Additive concentrates and diesel fuel compositions prepared therefrom may additionally contain additional additives such as corrosion inhibitors, flow improvers, low molecular weight amine co-detergents, polyisobutylene succinimides as defined in WO 98/42808, dehazers, e.g. alkoxylated phenol formaldehyde polymers such as those commercially available as “NALCO” (Trade Mark)7D07 (ex Nalco), and “TOLAD” (Trade Mark)2683 (ex Petrolite; anti-foaming agents (e.g. the polyether-modified polysiloxanes commercially available as “TEGOPREN” (Trade Mark)5851, Q 25907 (ex Dow Corning) or “RHODORSIL” (Trade Mark) (ex Rhone Poulenc)); ignition improvers (e.g. 2-ethylhexyl nitrate, cyclohexyl nitrate, di-tertiary-butyl peroxide and those disclosed in U.S. Pat. No. 4,208,190 at Column 2, line 27 to Column 3, line 21); anti-rust agents (e.g. that commercially sold by Rhein Chemie, Mannheim, Germany as “RC 4801”, or polyhydric alcohol esters of a succinic acid derivative, the succinic acid derivative having on at least one of its alpha-carbon atoms an unsubstituted or substituted aliphatic hydrocarbon group containing from 20 to 500 carbon atoms, e.g. the pentaerythritol diester of polyisobutylene-substituted succinic acid), re-odourants, biocidal additives, anti-wear additives; anti-oxidants (e.g. phenolics such as 2,6-di-tert-butylphenol, or phenylenediamines such as N,N′-di-sec-butyl-p-phenylenediamine), metal deactivators and lubricity agents (e.g. those commercially available as EC831 (ex Paramins) or “HITEC” (Trade Mark) 580 (ex Ethyl Corporation), or those described in WO 98/01516 or WO 98/16596).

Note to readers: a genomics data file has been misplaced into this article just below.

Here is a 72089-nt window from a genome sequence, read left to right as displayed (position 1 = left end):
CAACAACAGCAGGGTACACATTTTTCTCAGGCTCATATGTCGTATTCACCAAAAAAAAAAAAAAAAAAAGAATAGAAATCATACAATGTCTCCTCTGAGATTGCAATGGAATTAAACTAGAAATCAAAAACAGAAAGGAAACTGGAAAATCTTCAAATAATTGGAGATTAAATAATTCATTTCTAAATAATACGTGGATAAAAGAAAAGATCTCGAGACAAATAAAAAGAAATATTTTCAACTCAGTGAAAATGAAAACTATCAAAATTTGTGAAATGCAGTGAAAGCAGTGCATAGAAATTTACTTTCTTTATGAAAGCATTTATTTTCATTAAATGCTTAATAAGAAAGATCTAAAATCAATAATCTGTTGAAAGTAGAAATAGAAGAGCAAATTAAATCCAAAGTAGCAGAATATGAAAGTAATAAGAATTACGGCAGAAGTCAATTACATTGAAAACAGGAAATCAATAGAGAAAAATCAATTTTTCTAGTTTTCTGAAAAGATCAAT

Preferred low molecular weight amine co-detergents are C10-20 alkylamines. Aliphatic primary monoamines, particularly linear aliphatic primary monoamines, having 10 to 20 carbon atoms are particularly preferred. The alkylamine preferably has 10 to 18, e.g. 12 to 18, more preferably 12 to 16 carbon atoms. Dodecylamine is particularly preferred. Another particularly preferred group are the polyisobutylene succinimides disclosed in Wo 98/42808.

Unless otherwise stated, the (active matter) concentration of each additive in the diesel fuel is preferably up to 1 percent by weight more preferably in the range from 5 to 1000 ppmw (parts per million by weight of the diesel fuel). The (active matter) concentration of the compound of formula I in the diesel fuel is preferably 50 to 1000 ppmw.

The (active matter) concentration of the dehazer in the diesel fuel is preferably in the range from 1 to 20, more preferably from 1 to 15, still more preferably from 1 to 10 and advantageously from 1 to 5 ppmw. The (active matter) concentrations of other additives (with the exception of the ignition improver and the lubricity agent) are each preferably in the range from 0 to 20, more preferably from 0 to 10 and advantageously from 0 to 5 ppmw. The (active matter) concentration of the ignition improver in the diesel fuel is preferably in the range from 0 to 600 and more preferably from 0 to 500 ppmw. If an ignition improver is incorporated into the diesel fuel, it is conveniently used in an amount of 100 to 500 ppmw. If a lubricity agent is incorporated into the diesel fuel, it is conveniently used in an amount of 100 to 500 ppmw.